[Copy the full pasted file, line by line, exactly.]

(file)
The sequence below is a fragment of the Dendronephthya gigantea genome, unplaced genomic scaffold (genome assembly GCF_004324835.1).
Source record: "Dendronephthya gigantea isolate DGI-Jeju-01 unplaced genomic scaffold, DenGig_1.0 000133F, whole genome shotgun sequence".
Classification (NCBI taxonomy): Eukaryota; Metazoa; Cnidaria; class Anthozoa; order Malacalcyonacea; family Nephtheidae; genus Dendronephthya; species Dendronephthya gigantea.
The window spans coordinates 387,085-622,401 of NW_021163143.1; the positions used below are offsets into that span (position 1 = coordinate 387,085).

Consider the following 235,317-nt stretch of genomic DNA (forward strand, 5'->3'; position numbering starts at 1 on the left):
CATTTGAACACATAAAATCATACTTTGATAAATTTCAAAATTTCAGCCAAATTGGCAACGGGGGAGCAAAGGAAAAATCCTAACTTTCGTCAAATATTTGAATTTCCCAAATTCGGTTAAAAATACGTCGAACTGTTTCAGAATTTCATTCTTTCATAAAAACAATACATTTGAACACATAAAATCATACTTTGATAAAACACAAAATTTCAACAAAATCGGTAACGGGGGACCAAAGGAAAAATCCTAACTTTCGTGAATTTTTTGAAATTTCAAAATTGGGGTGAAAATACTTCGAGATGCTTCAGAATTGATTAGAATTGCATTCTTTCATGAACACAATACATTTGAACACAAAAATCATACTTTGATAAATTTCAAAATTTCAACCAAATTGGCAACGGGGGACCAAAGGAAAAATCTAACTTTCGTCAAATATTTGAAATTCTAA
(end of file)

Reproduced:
The sequence below is a fragment of the Dendronephthya gigantea genome, unplaced genomic scaffold (genome assembly GCF_004324835.1).
Source record: "Dendronephthya gigantea isolate DGI-Jeju-01 unplaced genomic scaffold, DenGig_1.0 000133F, whole genome shotgun sequence".
Classification (NCBI taxonomy): Eukaryota; Metazoa; Cnidaria; class Anthozoa; order Malacalcyonacea; family Nephtheidae; genus Dendronephthya; species Dendronephthya gigantea.
The window spans coordinates 387,085-622,401 of NW_021163143.1; the positions used below are offsets into that span (position 1 = coordinate 387,085).

Consider the following 235,317-nt stretch of genomic DNA (forward strand, 5'->3'; position numbering starts at 1 on the left):
CATTTGAACACATAAAATCATACTTTGATAAATTTCAAAATTTCAGCCAAATTGGCAACGGGGGAGCAAAGGAAAAATCCTAACTTTCGTCAAATATTTGAATTTCCCAAATTCGGTTAAAAATACGTCGAACTGTTTCAGAATTTCATTCTTTCATAAAAACAATACATTTGAACACATAAAATCATACTTTGATAAAACACAAAATTTCAACAAAATCGGTAACGGGGGACCAAAGGAAAAATCCTAACTTTCGTGAATTTTTTGAAATTTCAAAATTGGGGTGAAAATACTTCGAGATGCTTCAGAATTGATTAGAATTGCATTCTTTCATGAACACAATACATTTGAACACAAAAATCATACTTTGATAAATTTCAAAATTTCAACCAAATTGGCAACGGGGGACCAAAGGAAAAATCTAACTTTCGTCAAATATTTGAAATTCTAA